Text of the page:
18 Feb 2019

British teenager Shamima Begum who left London to join IS 'gives birth'

6:32 am on 18 February 2019

Shamima Begum - the teenager who left the UK to join the Islamic State group in Syria - has given birth, her family have been told.

In this file photo taken on February 22, 2015 Renu Begum, eldest sister of missing British girl Shamima Begum, holds a picture of her sister while being interviewed by the media in central London

Shamima Begum pictured in a photo held by her sister. Photo: AFP

Their lawyer released a statement saying Ms Begum and her child - a boy - are believed to be in "good health".

Ms Begum, who was found last week by the Times in a Syrian refugee camp, has said she wanted to return to the UK.

The 19-year-old told Sky News from the camp "a lot of people should have sympathy towards me".

"I didn't know what I was getting into when I left," she said.

She said she made a mistake "in a way" by going to Syria, but added: "I don't regret it because it's changed me as a person, made me stronger, tougher.

"I did have a good time there. It's just that then things got harder and I couldn't take it anymore."

In an interview with the Times, published on 13 February, Ms Begum said she was heavily pregnant and wanted to come home to the UK for her baby's health.

She also said she had two children who had died in Syria.

The family's lawyer Mohammed Tasnime Akunjee told Radio 4's The World This Weekend that the family were informed about the birth in a phone call from a translator at the camp and that they had mixed feelings about it.

"They are obviously very happy and joyous that Shamima has successfully given birth and that she's healthy," he said.

But he added that following the death of Ms Begum's other two children, the family were "very concerned" about the baby's health and wanted both her and the child to return to the UK.

The lawyer insisted that the baby was "no threat" and that legally Ms Begum was allowed to return as a British citizen.

Cabinet minister Jeremy Wright told BBC's Andrew Marr programme that the baby's nationality was "not straightforward".

The culture secretary, who was previously attorney general, said the first priority was establishing the health of her and her baby.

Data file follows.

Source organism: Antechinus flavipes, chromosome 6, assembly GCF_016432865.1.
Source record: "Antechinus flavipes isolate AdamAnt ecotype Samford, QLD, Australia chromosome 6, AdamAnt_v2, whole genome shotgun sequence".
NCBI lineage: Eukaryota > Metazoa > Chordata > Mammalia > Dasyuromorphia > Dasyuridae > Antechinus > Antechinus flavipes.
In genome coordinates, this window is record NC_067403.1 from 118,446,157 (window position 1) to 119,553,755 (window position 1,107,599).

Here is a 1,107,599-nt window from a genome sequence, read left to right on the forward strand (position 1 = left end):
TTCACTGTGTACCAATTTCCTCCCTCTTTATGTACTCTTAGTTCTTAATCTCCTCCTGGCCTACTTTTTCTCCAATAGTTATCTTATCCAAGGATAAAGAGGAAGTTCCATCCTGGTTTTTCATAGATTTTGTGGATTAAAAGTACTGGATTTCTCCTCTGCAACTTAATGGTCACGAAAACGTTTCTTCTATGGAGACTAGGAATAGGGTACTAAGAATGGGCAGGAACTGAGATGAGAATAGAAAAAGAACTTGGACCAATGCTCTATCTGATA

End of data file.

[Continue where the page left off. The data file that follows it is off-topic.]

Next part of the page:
"But in the end she will have to answer for her actions. So I think it is right that if she's able to come back to the UK that she does so, but if she does so she will do it on the understanding that we can hold her to account for her behaviour thus far," he added.

Debate continues over whether Ms Begum should be stopped from returning to the UK, with Home Secretary Sajid Javid writing in the Sunday Times that he would "not hesitate" to prevent the return of Britons who travelled to join IS.

He added: "The difficult challenge we now face is what we should do about those who are still seeking to return."

Under international law, the UK has an obligation to allow a British citizen who does not have a claim to another nationality to return.

However, the government does not have consular staff in Syria and has said it would not order its personnel to risk their lives to help someone who joined a banned terrorist group.

If Ms Begum was able to reach a British consulate in a country with a recognised government, it is thought security chiefs could "manage" her return, while investigating her actions.

Ms Begum and two other schoolgirls, Kadiza Sultana and Amira Abase, from Bethnal Green, east London, left for Syria to join IS in February 2015.

She told The Times that Kadiza had died after a house was bombed, but the fate of her other friend is still unknown.

In the interview, Ms Begum said she had escaped from Baghuz, Islamic State's last stronghold in eastern Syria, two weeks ago, but her husband - a Dutch convert to Islam - surrendered to a group of Syrian fighters as they left.

IS caliphate 'ready to fall'

Meanwhile, US-backed Kurdish forces continue an assault on the last pocket of the Islamic State group's territory on the Syrian side of the Iraqi border.

US President Donald Trump told the UK and other European allies to take back and put on trial more than 800 IS fighters captured in the final battle against the group.

The IS fighters are being held by the Kurdish-led forces.

Mr Trump added that the IS caliphate was "ready to fall".

A former head of the British Army, Lord Dannatt, backed Mr Trump's calls, saying Britain had a "responsibility" to those who left to join IS, including Ms Begum.

Speaking to Sky's Sophy Ridge on Sunday, he said they should be treated "fairly and firmly", adding it was important to show "a bit of mercy" to help prevent others being radicalised.

Lord Dannatt said: "It's not right to say 'the Americans can take her and the other fighters and stick them in Guantanamo'."

But he said it was a mistake to think IS was "100 percent defeated".

"The ideology, the thinking, the support behind it - that is going to continue. And that will remain the struggle for this generation; perhaps even the next generation as well."


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